Despite its atrocious human rights record, China appears to be trying to ensure prisoner safety while at the same time properly financing its prisons.
Wu Aiying, China's Minister of Justice, announced in April 2012 while addressing a legislative committee that profits from prison-run enterprises will now primarily finance rehabilitative programs, rather than the intrinsic costs of paying for China's nearly 700 prisons nationwide and salaries for its 300,000 prison guards.
"Those expenses, Wu told a session of the Standing, Committee of the National People's Congress, will now be paid for mostly by central and provincial government spending.
Public financings of China's prisons—which currently incarcerate 1.64 million prisoners—paid for almost 88% of the total costs in 2011, Wu said. She also argued that safety conditions have improved now that prisoners are prohibited from working with explosive, flammable, poisonous or environmentally hazardous materials.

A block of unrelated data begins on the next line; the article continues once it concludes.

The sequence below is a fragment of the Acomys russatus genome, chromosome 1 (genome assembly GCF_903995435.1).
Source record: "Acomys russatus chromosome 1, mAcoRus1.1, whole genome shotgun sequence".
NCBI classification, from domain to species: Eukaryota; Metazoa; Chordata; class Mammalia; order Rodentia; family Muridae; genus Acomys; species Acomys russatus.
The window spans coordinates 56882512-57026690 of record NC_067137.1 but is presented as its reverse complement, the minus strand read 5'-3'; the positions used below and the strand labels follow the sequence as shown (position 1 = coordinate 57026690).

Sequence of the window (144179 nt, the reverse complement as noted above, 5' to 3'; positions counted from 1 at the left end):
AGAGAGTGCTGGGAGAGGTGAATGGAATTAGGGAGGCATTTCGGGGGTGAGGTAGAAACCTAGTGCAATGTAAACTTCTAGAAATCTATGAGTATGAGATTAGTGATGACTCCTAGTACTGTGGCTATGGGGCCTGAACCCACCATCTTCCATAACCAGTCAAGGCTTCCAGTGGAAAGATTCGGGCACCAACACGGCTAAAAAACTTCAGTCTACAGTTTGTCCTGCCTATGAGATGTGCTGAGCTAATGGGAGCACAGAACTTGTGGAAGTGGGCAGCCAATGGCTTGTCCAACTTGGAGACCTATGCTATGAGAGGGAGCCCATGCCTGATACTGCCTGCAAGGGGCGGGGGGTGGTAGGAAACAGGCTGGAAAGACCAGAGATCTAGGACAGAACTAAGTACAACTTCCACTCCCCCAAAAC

Wu said that China's prisons, under the direction of the justice ministry, are also strengthening rehabilitative and educational opportunities for prisoners. A new correctional program implemented across China earlier this year mandates that prisoners have five days of work experience every week – one day of in-class study and one day off.
Since 2008, according to justice ministry figures, 1.25 million Chinese prisoners have completed compulsory and literacy educational programs and, Wu added, they can receive vocational training and certification.
Wu also said that counseling and psychological treatment have also been made available to prisoners.
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